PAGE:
|UNITED STATES OF AMERICA,|
UNITED STATES OF AMERICA,
Plaintiff - Appellee,
ANTONYO LADARRELL RODGERS,
Defendant - Appellant
Stephen B. Chapman, Chapman & White, LLC, Olathe, Kansas, for the Defendant -
Appellant, Antonyo Ladarrell Rodgers.
Terra D. Morehead, Assistant United States Attorney (Eric F. Melgren, United States
Attorney, with her on the brief), Kansas City, Kansas, for Plaintiffs-Appellees.
Terra D. Morehead, Assistant United States Attorney (Eric F. Melgren, United States Attorney, with her on the brief), Kansas City, Kansas, for Plaintiffs-Appellees.
Before trial Appellants moved to suppress recordings of five telephone conversations between Hargrove and others (including themselves) while he was detained pending trial at the Corrections Corporation of America facility in Leavenworth, Kansas (CCA). They argued that the recorded conversations should be excluded from evidence under the Federal Wiretap Act, 18 U.S.C. § 2510 et seq. The district court held that the recordings were admissible under the "consent" exception in the Act. See 18 U.S.C. § 2511(2)(c)-(d). Appellants also filed a motion in limine arguing that admission of the conversations would violate the Confrontation Clause of the United States Constitution. U.S. Const. amend. VI. The district court ruled that the statements were not testimonial and therefore were not barred by the Confrontation Clause. During trial the court found that the tapes were properly authenticated and allowed them in as statements in furtherance of a conspiracy. On appeal Appellants contend that the district court erred in its rulings under the Wiretap Act and the Confrontation Clause. We affirm.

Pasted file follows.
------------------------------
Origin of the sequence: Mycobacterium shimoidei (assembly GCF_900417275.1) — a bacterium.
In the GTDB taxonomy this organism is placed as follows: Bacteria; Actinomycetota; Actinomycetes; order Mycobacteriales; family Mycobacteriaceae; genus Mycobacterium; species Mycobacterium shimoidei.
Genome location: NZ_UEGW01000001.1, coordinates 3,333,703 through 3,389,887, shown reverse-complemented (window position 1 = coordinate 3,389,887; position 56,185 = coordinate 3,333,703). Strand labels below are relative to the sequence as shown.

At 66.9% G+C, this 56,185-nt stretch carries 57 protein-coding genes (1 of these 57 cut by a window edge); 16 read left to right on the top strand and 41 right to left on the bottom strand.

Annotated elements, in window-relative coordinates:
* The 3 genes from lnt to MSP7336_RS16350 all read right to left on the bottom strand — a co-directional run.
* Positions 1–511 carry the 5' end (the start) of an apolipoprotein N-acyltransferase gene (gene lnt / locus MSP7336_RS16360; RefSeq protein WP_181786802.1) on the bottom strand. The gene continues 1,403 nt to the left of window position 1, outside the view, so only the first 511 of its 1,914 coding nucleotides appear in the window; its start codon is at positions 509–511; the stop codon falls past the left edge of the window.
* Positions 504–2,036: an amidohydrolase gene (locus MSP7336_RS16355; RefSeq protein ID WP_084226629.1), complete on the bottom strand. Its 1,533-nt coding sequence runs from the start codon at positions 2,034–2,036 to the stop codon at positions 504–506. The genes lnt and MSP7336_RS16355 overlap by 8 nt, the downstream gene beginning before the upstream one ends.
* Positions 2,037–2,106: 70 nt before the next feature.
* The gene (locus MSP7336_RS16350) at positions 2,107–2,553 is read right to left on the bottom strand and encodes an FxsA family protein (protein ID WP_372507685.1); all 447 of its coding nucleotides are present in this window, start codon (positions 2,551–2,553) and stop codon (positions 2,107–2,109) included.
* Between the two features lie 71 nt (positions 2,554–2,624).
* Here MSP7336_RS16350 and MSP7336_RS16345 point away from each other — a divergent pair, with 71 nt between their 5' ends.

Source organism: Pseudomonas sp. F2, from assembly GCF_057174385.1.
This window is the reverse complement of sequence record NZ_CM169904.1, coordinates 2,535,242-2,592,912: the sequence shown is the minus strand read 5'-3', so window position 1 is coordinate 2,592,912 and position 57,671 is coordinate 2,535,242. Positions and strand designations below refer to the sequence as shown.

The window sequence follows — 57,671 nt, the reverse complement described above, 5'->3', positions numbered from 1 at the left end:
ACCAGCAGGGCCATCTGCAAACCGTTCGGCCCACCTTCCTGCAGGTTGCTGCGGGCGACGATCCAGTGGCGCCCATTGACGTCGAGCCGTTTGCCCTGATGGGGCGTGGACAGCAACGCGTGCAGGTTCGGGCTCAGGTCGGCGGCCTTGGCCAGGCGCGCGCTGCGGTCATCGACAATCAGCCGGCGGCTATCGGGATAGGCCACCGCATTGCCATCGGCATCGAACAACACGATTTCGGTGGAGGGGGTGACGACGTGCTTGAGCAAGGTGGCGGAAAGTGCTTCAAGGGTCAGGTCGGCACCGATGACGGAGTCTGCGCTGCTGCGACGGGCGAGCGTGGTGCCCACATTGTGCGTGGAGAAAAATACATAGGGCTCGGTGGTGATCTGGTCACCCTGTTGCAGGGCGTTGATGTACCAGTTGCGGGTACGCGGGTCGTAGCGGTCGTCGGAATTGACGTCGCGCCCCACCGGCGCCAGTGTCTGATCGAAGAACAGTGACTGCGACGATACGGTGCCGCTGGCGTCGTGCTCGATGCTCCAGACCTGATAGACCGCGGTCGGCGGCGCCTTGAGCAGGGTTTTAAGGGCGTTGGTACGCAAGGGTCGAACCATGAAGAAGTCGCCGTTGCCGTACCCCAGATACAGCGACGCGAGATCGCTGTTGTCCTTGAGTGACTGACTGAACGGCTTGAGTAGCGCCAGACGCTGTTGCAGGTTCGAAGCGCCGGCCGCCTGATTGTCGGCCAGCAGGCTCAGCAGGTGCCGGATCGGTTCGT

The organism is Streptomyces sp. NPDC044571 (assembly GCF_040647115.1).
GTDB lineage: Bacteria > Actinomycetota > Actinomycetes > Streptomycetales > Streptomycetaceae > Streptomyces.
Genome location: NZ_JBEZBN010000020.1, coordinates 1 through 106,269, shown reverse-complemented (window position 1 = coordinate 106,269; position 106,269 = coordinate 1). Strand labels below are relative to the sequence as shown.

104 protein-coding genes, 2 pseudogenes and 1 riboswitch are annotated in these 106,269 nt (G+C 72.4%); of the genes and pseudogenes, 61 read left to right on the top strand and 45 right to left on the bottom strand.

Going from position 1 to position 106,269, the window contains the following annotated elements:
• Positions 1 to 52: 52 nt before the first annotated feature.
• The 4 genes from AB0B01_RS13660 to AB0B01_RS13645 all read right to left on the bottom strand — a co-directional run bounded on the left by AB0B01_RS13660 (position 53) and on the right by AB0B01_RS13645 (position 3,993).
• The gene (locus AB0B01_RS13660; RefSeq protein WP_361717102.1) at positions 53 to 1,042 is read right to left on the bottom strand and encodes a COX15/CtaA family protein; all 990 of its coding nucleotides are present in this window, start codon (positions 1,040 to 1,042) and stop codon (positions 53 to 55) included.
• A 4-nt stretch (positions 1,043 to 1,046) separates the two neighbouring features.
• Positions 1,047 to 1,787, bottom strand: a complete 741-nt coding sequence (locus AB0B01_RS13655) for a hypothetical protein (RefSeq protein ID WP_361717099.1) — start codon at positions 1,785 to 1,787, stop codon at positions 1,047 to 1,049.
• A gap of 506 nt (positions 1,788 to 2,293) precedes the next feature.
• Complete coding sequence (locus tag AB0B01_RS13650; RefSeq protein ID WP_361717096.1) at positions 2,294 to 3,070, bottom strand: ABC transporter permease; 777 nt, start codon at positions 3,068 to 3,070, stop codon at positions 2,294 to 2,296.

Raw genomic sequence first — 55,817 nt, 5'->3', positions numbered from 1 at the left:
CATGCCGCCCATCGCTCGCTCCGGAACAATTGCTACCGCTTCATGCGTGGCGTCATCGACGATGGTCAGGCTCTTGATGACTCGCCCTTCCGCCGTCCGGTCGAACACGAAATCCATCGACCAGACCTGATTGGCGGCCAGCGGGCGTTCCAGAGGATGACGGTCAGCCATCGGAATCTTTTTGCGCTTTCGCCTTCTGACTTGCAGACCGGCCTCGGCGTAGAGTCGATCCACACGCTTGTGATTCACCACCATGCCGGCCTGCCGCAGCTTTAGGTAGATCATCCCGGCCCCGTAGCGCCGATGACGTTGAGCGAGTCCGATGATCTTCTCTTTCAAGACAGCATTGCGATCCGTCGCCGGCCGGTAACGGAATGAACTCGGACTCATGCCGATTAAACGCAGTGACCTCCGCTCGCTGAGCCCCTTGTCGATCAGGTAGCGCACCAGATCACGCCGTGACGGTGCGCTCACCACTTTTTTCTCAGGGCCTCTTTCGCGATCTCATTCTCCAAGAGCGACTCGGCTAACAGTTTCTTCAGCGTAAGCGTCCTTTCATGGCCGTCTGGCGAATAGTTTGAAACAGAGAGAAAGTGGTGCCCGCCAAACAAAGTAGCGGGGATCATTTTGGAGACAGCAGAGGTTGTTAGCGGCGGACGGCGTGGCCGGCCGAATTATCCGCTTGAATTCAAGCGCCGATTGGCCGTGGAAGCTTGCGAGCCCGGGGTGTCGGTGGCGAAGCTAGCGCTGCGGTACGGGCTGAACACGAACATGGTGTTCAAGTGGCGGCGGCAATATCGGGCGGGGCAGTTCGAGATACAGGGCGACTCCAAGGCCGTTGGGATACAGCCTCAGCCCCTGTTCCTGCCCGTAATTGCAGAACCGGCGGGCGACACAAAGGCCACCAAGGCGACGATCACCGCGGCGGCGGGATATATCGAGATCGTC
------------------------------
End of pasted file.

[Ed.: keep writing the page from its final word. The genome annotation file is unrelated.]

I. FACTUAL BACKGROUND
CCA is a privately operated prison which houses pretrial detainees under a contract with the United States Marshals Service. Upon arrival at CCA, detainees receive an orientation manual which states, among other things, that the "[t]elephones are subject to recording and monitoring." R. Vol. Five at 10. In addition, detainees are told during orientation that their calls "could be" recorded, id. at 11, they receive an inmate handbook which states that "[t]elephone conversations may be monitored and/or recorded for security reasons," id. at 13, and signs posted over each of the general-population phones announce that calls are subject to monitoring, id. at 14. Moreover, it appears that when a call is placed from CCA, a recorded voice states, "This call is subject to monitoring and recording." Id. at 23-24. All telephone calls are, in fact, recorded.
It was from these prison phones that Hargrove made calls and spoke with Appellants to conspire to murder Shedrick Kimbrel. The calls were monitored and recorded by CCA, and five of these calls were admitted as evidence at trial.
II. FEDERAL WIRETAP ACT
The Federal Wiretap Act "generally forbids the intentional interception of wire communications, such as telephone calls, when done without court-ordered authorization." United States v. Workman, 80 F.3d 688, 692 (2d Cir. 1996). "It protects an individual from all forms of wiretapping except when the statute specifically provides otherwise." United States v. Hammond, 286 F.3d 189, 192 (4th Cir. 2002) (internal quotation marks omitted).